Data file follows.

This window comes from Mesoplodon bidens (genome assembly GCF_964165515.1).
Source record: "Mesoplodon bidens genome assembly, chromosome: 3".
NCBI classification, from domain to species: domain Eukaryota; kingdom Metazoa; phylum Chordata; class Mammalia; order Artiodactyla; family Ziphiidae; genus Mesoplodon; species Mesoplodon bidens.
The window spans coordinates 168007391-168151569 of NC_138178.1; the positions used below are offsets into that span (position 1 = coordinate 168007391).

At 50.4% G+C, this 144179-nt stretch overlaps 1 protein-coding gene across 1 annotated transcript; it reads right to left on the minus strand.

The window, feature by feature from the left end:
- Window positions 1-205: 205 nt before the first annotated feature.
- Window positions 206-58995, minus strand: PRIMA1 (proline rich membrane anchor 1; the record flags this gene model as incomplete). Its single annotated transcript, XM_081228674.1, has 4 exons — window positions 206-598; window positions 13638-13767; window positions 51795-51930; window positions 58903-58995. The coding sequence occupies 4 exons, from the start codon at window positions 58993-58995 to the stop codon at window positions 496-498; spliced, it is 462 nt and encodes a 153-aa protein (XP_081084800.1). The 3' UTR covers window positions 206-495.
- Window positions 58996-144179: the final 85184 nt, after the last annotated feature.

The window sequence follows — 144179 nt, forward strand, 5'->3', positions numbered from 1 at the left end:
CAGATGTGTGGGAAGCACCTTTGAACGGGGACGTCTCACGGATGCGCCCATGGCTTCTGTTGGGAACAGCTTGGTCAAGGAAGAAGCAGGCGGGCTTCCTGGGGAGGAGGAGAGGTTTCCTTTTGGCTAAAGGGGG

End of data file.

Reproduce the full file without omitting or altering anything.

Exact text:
This window comes from Mesoplodon bidens (genome assembly GCF_964165515.1).
Source record: "Mesoplodon bidens genome assembly, chromosome: 3".
NCBI classification, from domain to species: domain Eukaryota; kingdom Metazoa; phylum Chordata; class Mammalia; order Artiodactyla; family Ziphiidae; genus Mesoplodon; species Mesoplodon bidens.
The window spans coordinates 168007391-168151569 of NC_138178.1; the positions used below are offsets into that span (position 1 = coordinate 168007391).

At 50.4% G+C, this 144179-nt stretch overlaps 1 protein-coding gene across 1 annotated transcript; it reads right to left on the minus strand.

The window, feature by feature from the left end:
- Window positions 1-205: 205 nt before the first annotated feature.
- Window positions 206-58995, minus strand: PRIMA1 (proline rich membrane anchor 1; the record flags this gene model as incomplete). Its single annotated transcript, XM_081228674.1, has 4 exons — window positions 206-598; window positions 13638-13767; window positions 51795-51930; window positions 58903-58995. The coding sequence occupies 4 exons, from the start codon at window positions 58993-58995 to the stop codon at window positions 496-498; spliced, it is 462 nt and encodes a 153-aa protein (XP_081084800.1). The 3' UTR covers window positions 206-495.
- Window positions 58996-144179: the final 85184 nt, after the last annotated feature.

The window sequence follows — 144179 nt, forward strand, 5'->3', positions numbered from 1 at the left end:
CAGATGTGTGGGAAGCACCTTTGAACGGGGACGTCTCACGGATGCGCCCATGGCTTCTGTTGGGAACAGCTTGGTCAAGGAAGAAGCAGGCGGGCTTCCTGGGGAGGAGGAGAGGTTTCCTTTTGGCTAAAGGGGG